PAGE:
Long-time bander Robert P. Yunick captured 184 Ruby-throated Hummingbirds at Schroon Lake, Essex Co, NY, in summer 2023―his second-best total in twelve years of banding there. The first Rufous Hummingbirds of the season appeared on 23 Jul at Upper Pine Kill, Sullivan Co, NY (John Haas), and on 25−26 Jul at West Saugerties, Ulster Co (fide Cory Finger). The former was verified as an immature male Rufous by examination of the rectrices, and the latter was an adult male.

A Sora was encountered “in full song” at Bombay Hook on 1 Jul (Andrew Markel), and one or two were detected throughout the month by numerous observers on 18 Jul (Bert Filemyr, Chad Kauffman). There are spasmodic summer records from DE, including one with chicks in summer 1973.

More Sandhill Cranes are attempting to breed outside Montezuma, where they first nested in modern times in 2003. In 2023 a pair had two colts at Sherbourne, Chenango Co, NY (Michael DeWispelaere), and another pair settled at Taylor Marsh, Honeoye, Ontario Co, NY (Lynn Braband). The pioneering Adirondack pair that have bred at Tupper Lake, Franklin Co, NY since 2016 returned on 27 Mar (Joan Collins). In DE, a pair was present at Bombay Hook from 19 Jun (Rod Murray) to at least 13 Aug (Megan McCulloch, Kiehl Smith).


The tiny population of Piping Plovers recently reestablished on eastern Lake Ontario was augmented in summer 2023 by the release of eight captive-reared birds at Lakeview WMA, Jefferson Co, NY. That site, which has not been mentioned in this space before, has hosted one to three nests in recent years. In summer 2023 one nest at Lakeview fledged three chicks (Elizabeth Truskowski, NY DEC).  Sandy Pond, Oswego Co, NY, immediately to the south, a site that we have followed closely, had two pairs of Piping Plovers in summer 2023 (one fewer than last year). Both males were lost, however, presumably to predators. No chicks were fledged at Sandy Pond. The eight eggs were collected for captive rearing (Elizabeth Truskowski).

The Long Island population of Piping Plovers fledged 618 chicks at 94 sites in 2022 (the latest figures available), up from 601 at 90 sites the previous summer (LICWS), thanks to vigorous protection efforts. NJ had 118 pairs of Piping Plovers in 2022, unchanged from 2021, but they fledged only 53 chicks, below replacement level (Todd Pover). DE’s last remaining population of Piping Plovers, at Cape Henlopen, was up to 12 birds on 14 Jun (Shawn Sullivan, Samantha Robinson).

American Oystercatchers persevere despite the challenges of their shoreline habitat. The LICWS reported 315 American Oystercatchers at 69 sites on Long Island and in New York Harbor in 2022 (the latest available), more than in any recent year. In NJ, researchers used game cameras to follow the 20 active pairs in 45 miles of Delaware Bay shoreline. Nineteen of these made confirmed breeding attempts (an improvement over 13 in 2021). The earliest egg was laid on 7 Apr. Eleven of the 19 nests were concentrated on a remote stretch of bayshore between Stipson Island and Heislerville WMA in Cumberland Co Of the 19 nests, nine managed to produce at least one chick. Predation and flooding destroyed the rest. Foxes were the principal predator, though juvenile Bald Eagles destroyed two sets of eggs, seemingly by accident. A further 25% were flooded on the bay’s narrow beaches. Four chicks survived to adulthood (Rachel McGovern, Conserve Wildlife Foundation of NJ).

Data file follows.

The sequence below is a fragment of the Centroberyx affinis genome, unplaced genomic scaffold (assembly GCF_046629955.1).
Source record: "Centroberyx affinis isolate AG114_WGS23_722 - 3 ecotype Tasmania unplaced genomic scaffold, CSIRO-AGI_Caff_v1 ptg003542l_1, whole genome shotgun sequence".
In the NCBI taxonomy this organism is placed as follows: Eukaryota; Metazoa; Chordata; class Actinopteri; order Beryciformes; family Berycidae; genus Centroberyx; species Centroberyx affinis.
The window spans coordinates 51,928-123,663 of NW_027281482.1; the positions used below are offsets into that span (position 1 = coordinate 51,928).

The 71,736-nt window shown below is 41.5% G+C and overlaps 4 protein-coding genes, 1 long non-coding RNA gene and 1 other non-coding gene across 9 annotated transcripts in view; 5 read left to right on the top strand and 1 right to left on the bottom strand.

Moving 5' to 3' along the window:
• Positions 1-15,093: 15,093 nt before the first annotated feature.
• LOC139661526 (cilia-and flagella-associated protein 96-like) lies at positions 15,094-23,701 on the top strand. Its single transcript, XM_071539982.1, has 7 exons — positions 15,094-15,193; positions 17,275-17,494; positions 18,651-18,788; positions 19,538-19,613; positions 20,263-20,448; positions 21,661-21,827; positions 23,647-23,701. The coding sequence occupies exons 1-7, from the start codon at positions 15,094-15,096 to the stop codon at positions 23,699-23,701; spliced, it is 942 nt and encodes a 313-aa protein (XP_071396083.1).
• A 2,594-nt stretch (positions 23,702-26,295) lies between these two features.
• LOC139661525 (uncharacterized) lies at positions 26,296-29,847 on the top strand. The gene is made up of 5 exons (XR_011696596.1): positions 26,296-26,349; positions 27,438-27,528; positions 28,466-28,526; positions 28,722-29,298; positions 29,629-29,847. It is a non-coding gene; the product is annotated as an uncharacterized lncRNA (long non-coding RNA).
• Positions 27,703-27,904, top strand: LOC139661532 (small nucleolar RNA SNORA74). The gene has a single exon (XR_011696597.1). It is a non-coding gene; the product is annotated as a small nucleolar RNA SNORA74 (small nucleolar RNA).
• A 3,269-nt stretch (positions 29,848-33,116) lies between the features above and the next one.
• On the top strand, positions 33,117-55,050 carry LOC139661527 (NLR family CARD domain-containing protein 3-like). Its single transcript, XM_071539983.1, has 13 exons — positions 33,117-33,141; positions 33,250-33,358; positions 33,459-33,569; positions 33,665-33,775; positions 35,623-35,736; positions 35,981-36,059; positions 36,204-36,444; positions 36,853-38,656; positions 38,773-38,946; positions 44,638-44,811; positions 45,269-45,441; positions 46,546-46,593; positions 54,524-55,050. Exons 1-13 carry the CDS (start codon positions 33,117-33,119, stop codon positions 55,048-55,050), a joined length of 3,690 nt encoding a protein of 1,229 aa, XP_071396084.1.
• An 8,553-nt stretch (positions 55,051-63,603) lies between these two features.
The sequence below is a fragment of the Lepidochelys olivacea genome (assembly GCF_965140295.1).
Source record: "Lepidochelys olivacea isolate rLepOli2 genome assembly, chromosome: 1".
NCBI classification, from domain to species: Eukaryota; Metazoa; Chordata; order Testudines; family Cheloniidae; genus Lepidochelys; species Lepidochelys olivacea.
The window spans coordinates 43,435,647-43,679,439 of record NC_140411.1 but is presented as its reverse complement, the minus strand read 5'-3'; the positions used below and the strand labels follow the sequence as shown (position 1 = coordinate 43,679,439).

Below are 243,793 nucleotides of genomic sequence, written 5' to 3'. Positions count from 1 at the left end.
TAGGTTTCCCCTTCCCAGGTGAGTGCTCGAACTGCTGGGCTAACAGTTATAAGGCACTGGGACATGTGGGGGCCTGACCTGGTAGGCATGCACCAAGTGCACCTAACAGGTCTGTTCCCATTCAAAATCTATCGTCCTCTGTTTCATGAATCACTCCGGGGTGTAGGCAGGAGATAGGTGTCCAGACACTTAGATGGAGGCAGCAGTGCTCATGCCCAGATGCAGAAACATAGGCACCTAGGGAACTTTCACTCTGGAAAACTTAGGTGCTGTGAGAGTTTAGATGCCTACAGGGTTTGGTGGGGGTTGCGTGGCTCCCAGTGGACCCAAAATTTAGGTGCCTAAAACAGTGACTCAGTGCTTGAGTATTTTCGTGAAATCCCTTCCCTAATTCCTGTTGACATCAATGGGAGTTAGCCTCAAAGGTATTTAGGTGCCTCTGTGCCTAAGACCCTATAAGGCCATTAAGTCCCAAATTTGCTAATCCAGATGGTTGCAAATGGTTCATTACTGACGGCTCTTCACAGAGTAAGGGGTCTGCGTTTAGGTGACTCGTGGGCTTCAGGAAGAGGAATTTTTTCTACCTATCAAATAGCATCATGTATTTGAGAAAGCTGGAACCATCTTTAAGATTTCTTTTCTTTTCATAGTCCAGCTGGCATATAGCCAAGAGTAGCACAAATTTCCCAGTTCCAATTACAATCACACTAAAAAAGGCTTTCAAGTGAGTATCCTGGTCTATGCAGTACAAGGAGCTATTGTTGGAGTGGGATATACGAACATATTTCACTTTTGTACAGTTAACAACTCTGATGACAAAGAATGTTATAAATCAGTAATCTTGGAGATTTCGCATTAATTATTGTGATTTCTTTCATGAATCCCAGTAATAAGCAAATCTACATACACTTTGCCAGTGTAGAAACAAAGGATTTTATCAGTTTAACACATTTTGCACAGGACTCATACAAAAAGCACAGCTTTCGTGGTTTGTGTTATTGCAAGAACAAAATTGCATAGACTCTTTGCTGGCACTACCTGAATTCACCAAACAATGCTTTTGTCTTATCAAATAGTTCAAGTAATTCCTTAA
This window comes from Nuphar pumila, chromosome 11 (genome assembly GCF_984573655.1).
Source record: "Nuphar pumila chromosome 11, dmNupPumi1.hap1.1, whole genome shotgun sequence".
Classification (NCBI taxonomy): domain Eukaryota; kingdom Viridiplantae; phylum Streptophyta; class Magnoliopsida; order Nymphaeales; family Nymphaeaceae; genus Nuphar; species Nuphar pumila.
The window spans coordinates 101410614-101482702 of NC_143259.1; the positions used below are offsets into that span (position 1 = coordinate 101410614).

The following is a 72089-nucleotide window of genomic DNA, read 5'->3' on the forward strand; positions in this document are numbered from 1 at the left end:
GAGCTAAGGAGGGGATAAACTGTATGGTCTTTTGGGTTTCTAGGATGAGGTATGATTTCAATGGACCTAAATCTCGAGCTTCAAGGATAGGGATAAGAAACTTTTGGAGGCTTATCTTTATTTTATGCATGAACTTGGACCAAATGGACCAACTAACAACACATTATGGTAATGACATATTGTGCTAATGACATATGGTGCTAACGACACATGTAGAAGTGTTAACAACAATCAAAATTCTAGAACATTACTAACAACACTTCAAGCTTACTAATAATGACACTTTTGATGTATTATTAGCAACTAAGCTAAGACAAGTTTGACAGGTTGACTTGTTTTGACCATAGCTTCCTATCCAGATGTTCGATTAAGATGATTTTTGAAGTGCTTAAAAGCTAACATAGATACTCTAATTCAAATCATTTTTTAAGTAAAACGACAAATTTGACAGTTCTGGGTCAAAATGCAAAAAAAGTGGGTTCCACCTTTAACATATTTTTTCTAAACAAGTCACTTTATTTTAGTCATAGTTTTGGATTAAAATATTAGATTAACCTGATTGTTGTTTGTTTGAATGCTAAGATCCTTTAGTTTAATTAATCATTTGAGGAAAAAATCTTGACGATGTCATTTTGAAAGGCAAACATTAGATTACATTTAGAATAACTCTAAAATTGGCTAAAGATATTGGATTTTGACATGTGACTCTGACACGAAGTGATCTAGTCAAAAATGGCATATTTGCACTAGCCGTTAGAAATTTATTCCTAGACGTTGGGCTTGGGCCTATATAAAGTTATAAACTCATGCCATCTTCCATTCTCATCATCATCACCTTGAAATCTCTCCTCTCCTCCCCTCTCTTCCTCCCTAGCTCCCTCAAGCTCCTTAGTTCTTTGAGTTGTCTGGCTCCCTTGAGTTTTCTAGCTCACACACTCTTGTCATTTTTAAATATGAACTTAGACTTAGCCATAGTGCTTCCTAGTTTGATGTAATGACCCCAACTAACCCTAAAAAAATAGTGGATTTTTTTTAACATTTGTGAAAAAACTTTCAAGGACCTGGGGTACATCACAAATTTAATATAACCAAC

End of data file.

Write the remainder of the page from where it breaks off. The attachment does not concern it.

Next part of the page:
More American Avocets than usual paused in this region, presumably straying north of their normal route from western breeding areas to their fall assemblage in DE. Sightings were from Jamaica Bay WR on 10 Jul (Andrew Baksh); Sandy Pond, on Lake Ontario, Oswego Co on 11 Jul (Kennedy Sullivan, Jordyn Dala); North Hamlin Road, Monroe Co on 16 Jul (Andy Guthrie); Dockside Park, Cold Spring, Putnam Co, on 21 Jul (Katherine Lukacher, Marcella Thomason); and Montezuma on 31 Jul (Reuben Stoltzfus).

Upland Sandpipers now occupy only a vestige of their former range here. In upstate NY, most Jun records came from southeast Jefferson Co: Fort Drum (e.g. 4 on 24 Jun [David Wheeler, Antony Shrimpton], and nearby Carthage on 26 Jun [Reuben Stoltzfus]). In Oneida Co, NY, one was calling at a traditional field in the Town of Steuben on Jul 9 (Bill Purcell). At their last NJ breeding site at Joint Base McGuire-Dix-Lakehurst in Lakehurst (formerly known as Naval Air Engineering Station Lakehurst), Ocean Co, five Upland Sandpipers were present on 20 Jun (DE Valley Ornithological Club). Later Jul reports from Monroe and Orange Cos in NY, probably represent fall dispersal.   

A Whimbrel of the nominate (European) form phaeopus, with a white dorsal wedge, was photographed at Jarvis Sound, Cape May Co, NJ on 16 Jul (Aidan Griffiths) and seen the next day at nearby Taylor Sound (Vince Elia). Bar-tailed Godwits were reported in summer 2023 from both NJ and DE, perhaps the first time this region has enjoyed more than one in a season. In NJ, where records go back to 1972 and have been nearly annual since 2010, one was at Forsythe (formerly Brigantine) NWR, Atlantic Co, on 18 and 20 Jun (Milton Collins, Susan Treesh) and again, possibly the same bird, 1–4 Jul (Michael Gage et al.). In DE, where there seem to be only two prior records, one was photographed on 6 Jul at Bombay Hook (Nathan Tea, Josephine Kalbfleisch).

An enduring phenomenon is the presence of waders lingering beyond normal spring migration dates. Among these inter-seasonal records in 2023 were a Marbled Godwit at Jarvis Sound, Cape May Co, NJ on 28 Jun (Aidan Griffiths); 45 Semipalmated Sandpipers at Delaware City, New Castle Co, DE on 12 Jun (Jason Horn); and 37 White-rumped Sandpipers at Bombay Hook on 16 Jun (Lindsay Bomgardner, Baxter Beamer). Eight Dunlin also at Bombay Hook on 16 Jun included some in breeding plumage but mostly not―an important detail too infrequently noted―(Baxter Beamer, Lindsay Bomgardner). Finally, three Stilt Sandpipers, all in alternate plumage, were photographed at Bombay Hook on 25 Jun (Chris Bennett). No one knows whether illness, malnourishment, sexual immaturity, or some other factor prevents these birds from completing their spring migration to the arctic.